Posts tagged ‘historical.’

How to Edit – Guest post – Editing for Historical Romance by Aarti V. Raman

Writing anything, even an email, requires editing. Typos, unclear sentence formation, jumbled homophones…the pitfalls are innumerable. In fiction writing, it is often hard to decide when enough editing is done. Too little and you haven’t tightened enough. Too much and your writing ‘voice’ is lost. So how to edit the right way? Today I have newbie historical romance author Aarti V. Raman here, talking about her editing process. She has some awesome ideas about how to go over your work with a fine tooth comb.

Take it away, Aarti! 🙂

Winston Churchill, in his missives to his Chiefs of Staff, at the height of World War II, would only write two words: Action, Today! In my humble opinion, he is the best example of an editor: succinct, precise and visual.

I am in the process of editing my MS “Lucas: Book One of The Lords Of Devil Manor”, coming out with Knox Robinson Publishing (June, 2014) and it is, surprisingly a fun but uphill task. For one, it’s about 10000+ words in length. For another, typos are the bane of my life and I am diligently hunting down every one of those little suckers and eradicating them from existence. Like I said, fun and uphill.

I have no meticulous process that I follow, while making structural or line-edits (I am doing both now). But I do try and keep a few things in mind, anyway. A few key pointers, if you will.

  1.       Language: In HR (Historical Romance, to the uninitiated) LANGUAGE is everything. Common slang that we take for granted today, did not exist then. While writing and editing HR, it is imperative to remember this rule, which can only be followed, if you READ a lot of HR because otherwise your language takes a lot of hits and the work becomes sub-par. You do not want that. So, for instance, “maybe” becomes “perhaps” and not necessarily “perchance”, which would be correct English. “Butt” will ALWAYS be “Arse”. And there is no such word as s#@t.
  2.       Continuity: This rule also pertains to language, and can be applied to every MS you write. STICK to one default language. If you are writing UK English, stick to it. “Neighbour”, “candour” etc. If you are following US English, like I do, don’t veer. “Color, hasn’t, and ain’t” are allowed. Readers are critics. They will spot these snafus faster than you can say ‘Chicago Style Guide for Editing!’
  3.       Rewrite: Now this is an extremely sensitive and subjective matter. I like what I write. That is why it is written in the first place. Also, I, thankfully, have a very clear sense of place, time, pace, plot and character before I begin the draft. Unless absolutely required (and usually at the publisher’s behest) I do not rewrite. But, that being said, when it comes to publishable MS like “LUCAS” I double-triple-quadruple check to make sure nothing more or LESS can be done. That each scene is exactly where it belongs, so the story is given the absolute, perfect presentation it deserves.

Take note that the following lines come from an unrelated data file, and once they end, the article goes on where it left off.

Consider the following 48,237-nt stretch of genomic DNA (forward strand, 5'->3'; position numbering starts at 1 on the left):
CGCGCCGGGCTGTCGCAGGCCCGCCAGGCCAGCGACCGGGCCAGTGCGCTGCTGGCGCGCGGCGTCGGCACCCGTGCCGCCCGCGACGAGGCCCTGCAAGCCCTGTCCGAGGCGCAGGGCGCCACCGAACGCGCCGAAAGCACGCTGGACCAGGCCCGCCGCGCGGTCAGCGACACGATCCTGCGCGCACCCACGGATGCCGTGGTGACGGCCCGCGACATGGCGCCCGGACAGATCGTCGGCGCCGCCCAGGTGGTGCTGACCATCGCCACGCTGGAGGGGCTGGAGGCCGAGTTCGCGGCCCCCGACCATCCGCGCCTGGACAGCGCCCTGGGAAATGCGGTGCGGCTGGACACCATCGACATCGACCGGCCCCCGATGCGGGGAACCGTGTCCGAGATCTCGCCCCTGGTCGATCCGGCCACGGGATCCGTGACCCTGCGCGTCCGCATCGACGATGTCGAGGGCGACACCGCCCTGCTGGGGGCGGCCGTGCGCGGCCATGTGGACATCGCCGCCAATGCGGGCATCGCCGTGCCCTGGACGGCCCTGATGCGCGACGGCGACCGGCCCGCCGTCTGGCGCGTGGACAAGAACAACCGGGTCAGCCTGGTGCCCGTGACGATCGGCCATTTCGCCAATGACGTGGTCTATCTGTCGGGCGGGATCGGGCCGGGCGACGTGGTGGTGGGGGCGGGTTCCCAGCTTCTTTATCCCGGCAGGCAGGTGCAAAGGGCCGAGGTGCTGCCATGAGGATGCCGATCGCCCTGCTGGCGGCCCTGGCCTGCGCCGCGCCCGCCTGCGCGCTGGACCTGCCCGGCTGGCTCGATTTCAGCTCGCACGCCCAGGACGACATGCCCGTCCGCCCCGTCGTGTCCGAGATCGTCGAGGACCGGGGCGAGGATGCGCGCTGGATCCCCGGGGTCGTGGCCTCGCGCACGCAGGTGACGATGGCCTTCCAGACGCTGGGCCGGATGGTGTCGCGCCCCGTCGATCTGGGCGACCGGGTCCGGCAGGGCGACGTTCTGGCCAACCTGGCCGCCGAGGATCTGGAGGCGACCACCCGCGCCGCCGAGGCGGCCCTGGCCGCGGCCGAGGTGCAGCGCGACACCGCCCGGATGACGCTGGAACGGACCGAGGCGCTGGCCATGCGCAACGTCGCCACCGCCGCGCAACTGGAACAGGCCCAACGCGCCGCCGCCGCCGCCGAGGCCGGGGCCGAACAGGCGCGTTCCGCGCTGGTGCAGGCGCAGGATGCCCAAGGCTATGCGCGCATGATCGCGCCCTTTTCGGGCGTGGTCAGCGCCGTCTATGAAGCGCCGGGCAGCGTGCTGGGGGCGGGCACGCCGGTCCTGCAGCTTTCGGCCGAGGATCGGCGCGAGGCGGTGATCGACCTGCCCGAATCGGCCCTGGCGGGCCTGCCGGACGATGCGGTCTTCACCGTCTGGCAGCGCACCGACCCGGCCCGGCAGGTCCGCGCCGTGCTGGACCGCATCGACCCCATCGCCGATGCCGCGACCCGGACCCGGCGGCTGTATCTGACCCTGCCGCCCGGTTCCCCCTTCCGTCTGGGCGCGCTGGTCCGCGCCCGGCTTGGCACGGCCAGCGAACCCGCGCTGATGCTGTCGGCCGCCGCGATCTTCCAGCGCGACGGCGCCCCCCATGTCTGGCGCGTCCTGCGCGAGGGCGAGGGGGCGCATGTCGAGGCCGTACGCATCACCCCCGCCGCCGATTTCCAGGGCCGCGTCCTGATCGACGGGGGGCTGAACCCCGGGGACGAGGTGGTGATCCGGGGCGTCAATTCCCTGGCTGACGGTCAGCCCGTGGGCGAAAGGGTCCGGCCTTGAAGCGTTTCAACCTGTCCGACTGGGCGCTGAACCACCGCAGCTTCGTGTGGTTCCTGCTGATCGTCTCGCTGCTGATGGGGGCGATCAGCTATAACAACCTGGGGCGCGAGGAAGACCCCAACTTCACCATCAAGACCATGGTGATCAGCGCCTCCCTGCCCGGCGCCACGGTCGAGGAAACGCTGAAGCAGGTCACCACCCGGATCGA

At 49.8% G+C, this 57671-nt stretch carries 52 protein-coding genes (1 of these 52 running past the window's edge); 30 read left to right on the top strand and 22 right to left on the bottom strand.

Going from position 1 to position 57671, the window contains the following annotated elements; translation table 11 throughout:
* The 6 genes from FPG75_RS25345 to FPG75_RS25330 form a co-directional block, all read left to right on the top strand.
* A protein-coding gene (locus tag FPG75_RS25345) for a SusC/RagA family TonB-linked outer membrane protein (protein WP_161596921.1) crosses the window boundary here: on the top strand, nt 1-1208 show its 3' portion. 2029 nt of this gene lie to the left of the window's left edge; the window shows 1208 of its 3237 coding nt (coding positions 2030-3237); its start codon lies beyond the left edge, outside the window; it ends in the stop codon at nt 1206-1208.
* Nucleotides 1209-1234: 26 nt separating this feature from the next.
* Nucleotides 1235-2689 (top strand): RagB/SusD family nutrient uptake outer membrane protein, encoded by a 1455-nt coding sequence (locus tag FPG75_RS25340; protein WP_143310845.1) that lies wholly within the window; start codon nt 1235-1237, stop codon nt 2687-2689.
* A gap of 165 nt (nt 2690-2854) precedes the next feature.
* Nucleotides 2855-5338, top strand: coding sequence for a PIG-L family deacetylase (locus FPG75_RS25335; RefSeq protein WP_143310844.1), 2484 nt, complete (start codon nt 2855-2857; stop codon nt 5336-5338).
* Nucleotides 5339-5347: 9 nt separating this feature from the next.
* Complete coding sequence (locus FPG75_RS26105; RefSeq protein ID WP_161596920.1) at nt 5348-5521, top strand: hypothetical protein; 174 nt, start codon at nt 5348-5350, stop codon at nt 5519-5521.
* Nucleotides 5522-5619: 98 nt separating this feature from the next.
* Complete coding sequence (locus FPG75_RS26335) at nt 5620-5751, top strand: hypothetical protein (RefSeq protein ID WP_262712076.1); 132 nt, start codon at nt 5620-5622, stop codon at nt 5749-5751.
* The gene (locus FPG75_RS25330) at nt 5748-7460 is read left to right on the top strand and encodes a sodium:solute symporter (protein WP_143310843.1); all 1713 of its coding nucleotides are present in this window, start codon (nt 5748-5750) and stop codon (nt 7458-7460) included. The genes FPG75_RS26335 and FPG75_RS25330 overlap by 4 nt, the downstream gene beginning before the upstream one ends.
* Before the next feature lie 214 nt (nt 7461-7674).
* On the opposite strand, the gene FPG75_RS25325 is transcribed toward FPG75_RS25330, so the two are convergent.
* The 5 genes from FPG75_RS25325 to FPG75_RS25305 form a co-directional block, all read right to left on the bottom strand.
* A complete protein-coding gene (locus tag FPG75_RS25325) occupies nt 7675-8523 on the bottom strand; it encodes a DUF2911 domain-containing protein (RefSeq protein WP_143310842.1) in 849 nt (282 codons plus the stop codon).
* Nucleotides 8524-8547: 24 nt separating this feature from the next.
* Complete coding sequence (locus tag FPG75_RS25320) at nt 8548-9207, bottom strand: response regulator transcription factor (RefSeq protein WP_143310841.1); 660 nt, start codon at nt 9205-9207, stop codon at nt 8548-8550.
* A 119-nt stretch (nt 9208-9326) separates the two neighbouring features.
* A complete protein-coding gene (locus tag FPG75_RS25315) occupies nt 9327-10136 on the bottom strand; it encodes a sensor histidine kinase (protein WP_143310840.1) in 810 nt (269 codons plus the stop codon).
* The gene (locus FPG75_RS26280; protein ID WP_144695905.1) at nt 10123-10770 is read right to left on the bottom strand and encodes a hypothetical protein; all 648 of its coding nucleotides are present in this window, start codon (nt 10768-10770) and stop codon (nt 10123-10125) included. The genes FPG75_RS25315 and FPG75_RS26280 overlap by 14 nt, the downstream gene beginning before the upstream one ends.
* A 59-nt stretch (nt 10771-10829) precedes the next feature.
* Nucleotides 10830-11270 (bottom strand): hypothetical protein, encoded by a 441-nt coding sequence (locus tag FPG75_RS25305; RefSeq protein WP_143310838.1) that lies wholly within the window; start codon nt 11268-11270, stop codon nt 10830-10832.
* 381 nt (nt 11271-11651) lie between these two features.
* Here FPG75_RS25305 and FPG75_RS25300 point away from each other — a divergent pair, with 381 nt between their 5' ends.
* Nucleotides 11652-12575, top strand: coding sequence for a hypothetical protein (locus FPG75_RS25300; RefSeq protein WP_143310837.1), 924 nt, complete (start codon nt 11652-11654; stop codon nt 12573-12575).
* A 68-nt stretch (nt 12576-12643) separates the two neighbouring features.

4.       Adjective/Adverbs: By the time, the book is accepted by a publisher, all the little flourishes of ‘Lucas said softly’ and ‘Annabeth exclaimed loudly’ should have been weeded out. Post-haste. But, if they aren’t, that’s what line-edits are for. Remove every extraneous word (especially adjectives and adverbs) and tighten your story. (Plus, this keeps it under word count too!)


These are just a few basic things I am trying to implement to really shine “LUCAS: Book One of The Lords Of Devil Manor.” And I will continue to find newer ways to make it work, so that you, the reader has the most enjoyable experience with it. That is what good editing does to a MS. Elevates a good book to a great one. I hope, my little pointers will be of some help to you.

Do wish me luck too.

Thank you Ruchi for having me at your spot, and till next time,


Aarti V Raman aka Writer Gal

Hope you liked this post. Do you have any tips to add? Leave them in comments below. We can all learn from each other’s knife wielding! 😉

Writing process blog tour: My Writing Process – Ruchi Vasudeva

Hi everyone! Today is Blog Tour Day. This blog tour is where writers answer questions about their writing process (or in other words – head banging 😉 at least for me!)

YA author and dear friend Sheritha Singh posted about her writing last week. You can check out her writing process here.

Here’ s how I eke out the words on my keyboard and what’s going on in my writing these days. Cue here a picture of a big ponderous tortoise to get an idea of my speed 😉

What am I working on?

Right now, I’m writing a story about college lovers who separated due to their different life choices and now are finding their way back to each other again. They have to work past their differences which are quite a truckload.

How does my work differ from others of its genre?

It’s a romance, a contemporary one. It is different for me in the way these characters are opening up to each other, layer by layer – excuse the metaphor 😉 The romance is going to test the emotional limits of these two especially the hero. He has avoided facing what he grew up with and if he wants things to work with her, he’s going to face some tough choices. The question is, can he do what it will take to win her back?